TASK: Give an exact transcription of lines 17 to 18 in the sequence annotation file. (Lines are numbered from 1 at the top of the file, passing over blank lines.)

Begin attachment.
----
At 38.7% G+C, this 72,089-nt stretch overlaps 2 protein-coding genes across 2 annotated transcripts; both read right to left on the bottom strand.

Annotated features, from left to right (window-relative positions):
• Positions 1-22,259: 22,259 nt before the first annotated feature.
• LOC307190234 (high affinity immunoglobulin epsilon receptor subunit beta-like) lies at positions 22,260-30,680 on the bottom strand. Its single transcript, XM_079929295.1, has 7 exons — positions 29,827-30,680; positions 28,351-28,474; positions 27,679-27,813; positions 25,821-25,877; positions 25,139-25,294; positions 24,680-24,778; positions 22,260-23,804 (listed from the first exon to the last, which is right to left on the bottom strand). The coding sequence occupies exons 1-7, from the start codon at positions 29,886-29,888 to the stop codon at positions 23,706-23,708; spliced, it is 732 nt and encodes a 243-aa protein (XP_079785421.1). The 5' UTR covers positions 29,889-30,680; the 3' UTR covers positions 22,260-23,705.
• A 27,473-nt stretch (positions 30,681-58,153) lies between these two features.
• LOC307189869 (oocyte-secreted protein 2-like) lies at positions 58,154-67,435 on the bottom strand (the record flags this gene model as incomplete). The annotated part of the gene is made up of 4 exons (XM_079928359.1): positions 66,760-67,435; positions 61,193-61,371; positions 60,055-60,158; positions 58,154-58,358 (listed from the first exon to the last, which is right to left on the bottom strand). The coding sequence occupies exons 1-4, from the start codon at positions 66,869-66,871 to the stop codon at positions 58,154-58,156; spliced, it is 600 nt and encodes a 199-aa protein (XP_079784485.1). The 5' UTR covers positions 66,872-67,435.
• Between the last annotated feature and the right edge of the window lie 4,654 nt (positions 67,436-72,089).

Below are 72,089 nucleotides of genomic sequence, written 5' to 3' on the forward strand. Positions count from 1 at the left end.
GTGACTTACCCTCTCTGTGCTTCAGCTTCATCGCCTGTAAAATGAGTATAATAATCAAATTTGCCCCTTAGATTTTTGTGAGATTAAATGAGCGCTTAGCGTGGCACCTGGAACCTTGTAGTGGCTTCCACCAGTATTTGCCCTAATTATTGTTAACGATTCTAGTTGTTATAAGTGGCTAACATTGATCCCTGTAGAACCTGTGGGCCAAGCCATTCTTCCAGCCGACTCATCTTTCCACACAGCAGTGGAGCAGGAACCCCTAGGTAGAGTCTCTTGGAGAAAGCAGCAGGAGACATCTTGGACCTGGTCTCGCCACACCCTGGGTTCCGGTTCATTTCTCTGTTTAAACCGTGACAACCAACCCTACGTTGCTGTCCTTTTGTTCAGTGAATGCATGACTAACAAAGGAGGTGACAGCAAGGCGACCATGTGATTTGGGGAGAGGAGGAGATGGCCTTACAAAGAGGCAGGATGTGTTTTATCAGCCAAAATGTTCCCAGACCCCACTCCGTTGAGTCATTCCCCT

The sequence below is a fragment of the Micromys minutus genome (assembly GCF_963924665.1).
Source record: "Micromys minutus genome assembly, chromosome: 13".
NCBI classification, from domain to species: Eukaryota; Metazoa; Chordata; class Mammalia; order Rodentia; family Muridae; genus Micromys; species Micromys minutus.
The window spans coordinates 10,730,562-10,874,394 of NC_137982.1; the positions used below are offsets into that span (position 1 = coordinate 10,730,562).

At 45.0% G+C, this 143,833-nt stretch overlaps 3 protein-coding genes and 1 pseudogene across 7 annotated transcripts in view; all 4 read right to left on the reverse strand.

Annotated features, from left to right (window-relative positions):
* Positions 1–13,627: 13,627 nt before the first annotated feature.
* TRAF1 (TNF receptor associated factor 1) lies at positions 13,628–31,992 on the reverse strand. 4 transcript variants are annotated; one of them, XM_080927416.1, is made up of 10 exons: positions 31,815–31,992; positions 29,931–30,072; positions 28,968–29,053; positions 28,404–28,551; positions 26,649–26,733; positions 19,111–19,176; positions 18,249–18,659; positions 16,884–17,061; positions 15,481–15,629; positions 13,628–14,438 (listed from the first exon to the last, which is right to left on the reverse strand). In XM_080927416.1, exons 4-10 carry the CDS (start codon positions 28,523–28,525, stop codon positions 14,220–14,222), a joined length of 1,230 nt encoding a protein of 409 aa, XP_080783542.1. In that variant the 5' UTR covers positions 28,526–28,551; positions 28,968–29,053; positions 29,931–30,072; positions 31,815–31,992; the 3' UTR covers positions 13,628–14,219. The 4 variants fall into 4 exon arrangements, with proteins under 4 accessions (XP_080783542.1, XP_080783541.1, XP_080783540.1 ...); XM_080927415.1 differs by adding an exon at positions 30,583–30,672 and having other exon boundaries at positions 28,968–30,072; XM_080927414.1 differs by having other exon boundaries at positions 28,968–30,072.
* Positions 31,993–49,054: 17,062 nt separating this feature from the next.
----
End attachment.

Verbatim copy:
* TRAF1 (TNF receptor associated factor 1) lies at positions 13,628–31,992 on the reverse strand. 4 transcript variants are annotated; one of them, XM_080927416.1, is made up of 10 exons: positions 31,815–31,992; positions 29,931–30,072; positions 28,968–29,053; positions 28,404–28,551; positions 26,649–26,733; positions 19,111–19,176; positions 18,249–18,659; positions 16,884–17,061; positions 15,481–15,629; positions 13,628–14,438 (listed from the first exon to the last, which is right to left on the reverse strand). In XM_080927416.1, exons 4-10 carry the CDS (start codon positions 28,523–28,525, stop codon positions 14,220–14,222), a joined length of 1,230 nt encoding a protein of 409 aa, XP_080783542.1. In that variant the 5' UTR covers positions 28,526–28,551; positions 28,968–29,053; positions 29,931–30,072; positions 31,815–31,992; the 3' UTR covers positions 13,628–14,219. The 4 variants fall into 4 exon arrangements, with proteins under 4 accessions (XP_080783542.1, XP_080783541.1, XP_080783540.1 ...); XM_080927415.1 differs by adding an exon at positions 30,583–30,672 and having other exon boundaries at positions 28,968–30,072; XM_080927414.1 differs by having other exon boundaries at positions 28,968–30,072.
* Positions 31,993–49,054: 17,062 nt separating this feature from the next.